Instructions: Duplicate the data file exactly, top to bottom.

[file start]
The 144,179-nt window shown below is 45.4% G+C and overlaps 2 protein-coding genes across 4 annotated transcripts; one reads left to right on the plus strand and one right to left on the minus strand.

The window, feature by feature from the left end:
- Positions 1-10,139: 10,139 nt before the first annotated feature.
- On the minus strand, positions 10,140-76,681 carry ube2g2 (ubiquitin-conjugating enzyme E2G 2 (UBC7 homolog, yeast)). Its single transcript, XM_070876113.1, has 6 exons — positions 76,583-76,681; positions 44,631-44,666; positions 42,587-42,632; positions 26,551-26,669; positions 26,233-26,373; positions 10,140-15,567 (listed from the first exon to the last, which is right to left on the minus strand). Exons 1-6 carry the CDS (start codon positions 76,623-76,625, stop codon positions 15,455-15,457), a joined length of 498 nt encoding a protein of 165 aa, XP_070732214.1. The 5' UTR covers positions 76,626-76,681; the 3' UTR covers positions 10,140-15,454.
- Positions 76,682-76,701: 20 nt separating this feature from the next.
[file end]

The 144,179-nt window shown below is 45.4% G+C and overlaps 2 protein-coding genes across 4 annotated transcripts; one reads left to right on the plus strand and one right to left on the minus strand.

The window, feature by feature from the left end:
- Positions 1-10,139: 10,139 nt before the first annotated feature.
- On the minus strand, positions 10,140-76,681 carry ube2g2 (ubiquitin-conjugating enzyme E2G 2 (UBC7 homolog, yeast)). Its single transcript, XM_070876113.1, has 6 exons — positions 76,583-76,681; positions 44,631-44,666; positions 42,587-42,632; positions 26,551-26,669; positions 26,233-26,373; positions 10,140-15,567 (listed from the first exon to the last, which is right to left on the minus strand). Exons 1-6 carry the CDS (start codon positions 76,623-76,625, stop codon positions 15,455-15,457), a joined length of 498 nt encoding a protein of 165 aa, XP_070732214.1. The 5' UTR covers positions 76,626-76,681; the 3' UTR covers positions 10,140-15,454.
- Positions 76,682-76,701: 20 nt separating this feature from the next.